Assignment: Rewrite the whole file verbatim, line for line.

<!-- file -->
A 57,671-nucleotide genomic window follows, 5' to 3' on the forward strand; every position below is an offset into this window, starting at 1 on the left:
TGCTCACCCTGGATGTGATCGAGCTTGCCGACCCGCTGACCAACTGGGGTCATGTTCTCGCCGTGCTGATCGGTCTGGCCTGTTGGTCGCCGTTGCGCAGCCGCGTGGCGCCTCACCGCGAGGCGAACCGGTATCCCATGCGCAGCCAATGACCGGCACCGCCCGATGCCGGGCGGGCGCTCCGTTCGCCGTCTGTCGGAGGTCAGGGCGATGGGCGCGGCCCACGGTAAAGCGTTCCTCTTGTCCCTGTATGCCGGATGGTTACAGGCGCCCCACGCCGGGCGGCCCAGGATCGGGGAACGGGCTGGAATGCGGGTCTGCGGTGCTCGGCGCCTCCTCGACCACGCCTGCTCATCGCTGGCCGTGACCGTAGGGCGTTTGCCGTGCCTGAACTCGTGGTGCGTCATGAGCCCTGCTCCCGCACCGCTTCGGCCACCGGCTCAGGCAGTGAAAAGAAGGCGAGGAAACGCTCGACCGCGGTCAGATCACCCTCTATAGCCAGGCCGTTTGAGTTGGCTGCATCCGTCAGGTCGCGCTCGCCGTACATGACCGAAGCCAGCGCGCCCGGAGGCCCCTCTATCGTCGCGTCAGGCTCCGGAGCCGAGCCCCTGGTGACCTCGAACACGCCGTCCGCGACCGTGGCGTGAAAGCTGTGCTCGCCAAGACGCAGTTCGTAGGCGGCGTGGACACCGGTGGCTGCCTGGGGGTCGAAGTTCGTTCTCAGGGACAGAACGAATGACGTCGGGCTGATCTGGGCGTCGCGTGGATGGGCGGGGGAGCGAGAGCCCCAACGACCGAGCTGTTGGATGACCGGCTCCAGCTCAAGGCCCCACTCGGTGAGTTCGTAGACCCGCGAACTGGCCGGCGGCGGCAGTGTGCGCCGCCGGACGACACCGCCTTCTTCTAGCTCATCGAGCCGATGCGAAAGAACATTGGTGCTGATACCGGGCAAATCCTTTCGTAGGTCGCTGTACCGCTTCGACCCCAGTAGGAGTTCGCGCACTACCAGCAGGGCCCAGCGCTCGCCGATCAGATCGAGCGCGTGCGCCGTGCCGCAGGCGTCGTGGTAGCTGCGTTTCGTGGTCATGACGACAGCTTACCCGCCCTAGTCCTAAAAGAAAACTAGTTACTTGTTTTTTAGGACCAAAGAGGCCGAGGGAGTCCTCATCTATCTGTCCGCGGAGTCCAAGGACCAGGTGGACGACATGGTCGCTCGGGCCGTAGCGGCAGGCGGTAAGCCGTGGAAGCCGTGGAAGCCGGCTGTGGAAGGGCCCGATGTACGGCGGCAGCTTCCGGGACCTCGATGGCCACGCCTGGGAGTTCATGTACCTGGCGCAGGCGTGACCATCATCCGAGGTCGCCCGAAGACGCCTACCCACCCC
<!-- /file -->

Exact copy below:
A 57,671-nucleotide genomic window follows, 5' to 3' on the forward strand; every position below is an offset into this window, starting at 1 on the left:
TGCTCACCCTGGATGTGATCGAGCTTGCCGACCCGCTGACCAACTGGGGTCATGTTCTCGCCGTGCTGATCGGTCTGGCCTGTTGGTCGCCGTTGCGCAGCCGCGTGGCGCCTCACCGCGAGGCGAACCGGTATCCCATGCGCAGCCAATGACCGGCACCGCCCGATGCCGGGCGGGCGCTCCGTTCGCCGTCTGTCGGAGGTCAGGGCGATGGGCGCGGCCCACGGTAAAGCGTTCCTCTTGTCCCTGTATGCCGGATGGTTACAGGCGCCCCACGCCGGGCGGCCCAGGATCGGGGAACGGGCTGGAATGCGGGTCTGCGGTGCTCGGCGCCTCCTCGACCACGCCTGCTCATCGCTGGCCGTGACCGTAGGGCGTTTGCCGTGCCTGAACTCGTGGTGCGTCATGAGCCCTGCTCCCGCACCGCTTCGGCCACCGGCTCAGGCAGTGAAAAGAAGGCGAGGAAACGCTCGACCGCGGTCAGATCACCCTCTATAGCCAGGCCGTTTGAGTTGGCTGCATCCGTCAGGTCGCGCTCGCCGTACATGACCGAAGCCAGCGCGCCCGGAGGCCCCTCTATCGTCGCGTCAGGCTCCGGAGCCGAGCCCCTGGTGACCTCGAACACGCCGTCCGCGACCGTGGCGTGAAAGCTGTGCTCGCCAAGACGCAGTTCGTAGGCGGCGTGGACACCGGTGGCTGCCTGGGGGTCGAAGTTCGTTCTCAGGGACAGAACGAATGACGTCGGGCTGATCTGGGCGTCGCGTGGATGGGCGGGGGAGCGAGAGCCCCAACGACCGAGCTGTTGGATGACCGGCTCCAGCTCAAGGCCCCACTCGGTGAGTTCGTAGACCCGCGAACTGGCCGGCGGCGGCAGTGTGCGCCGCCGGACGACACCGCCTTCTTCTAGCTCATCGAGCCGATGCGAAAGAACATTGGTGCTGATACCGGGCAAATCCTTTCGTAGGTCGCTGTACCGCTTCGACCCCAGTAGGAGTTCGCGCACTACCAGCAGGGCCCAGCGCTCGCCGATCAGATCGAGCGCGTGCGCCGTGCCGCAGGCGTCGTGGTAGCTGCGTTTCGTGGTCATGACGACAGCTTACCCGCCCTAGTCCTAAAAGAAAACTAGTTACTTGTTTTTTAGGACCAAAGAGGCCGAGGGAGTCCTCATCTATCTGTCCGCGGAGTCCAAGGACCAGGTGGACGACATGGTCGCTCGGGCCGTAGCGGCAGGCGGTAAGCCGTGGAAGCCGTGGAAGCCGGCTGTGGAAGGGCCCGATGTACGGCGGCAGCTTCCGGGACCTCGATGGCCACGCCTGGGAGTTCATGTACCTGGCGCAGGCGTGACCATCATCCGAGGTCGCCCGAAGACGCCTACCCACCCC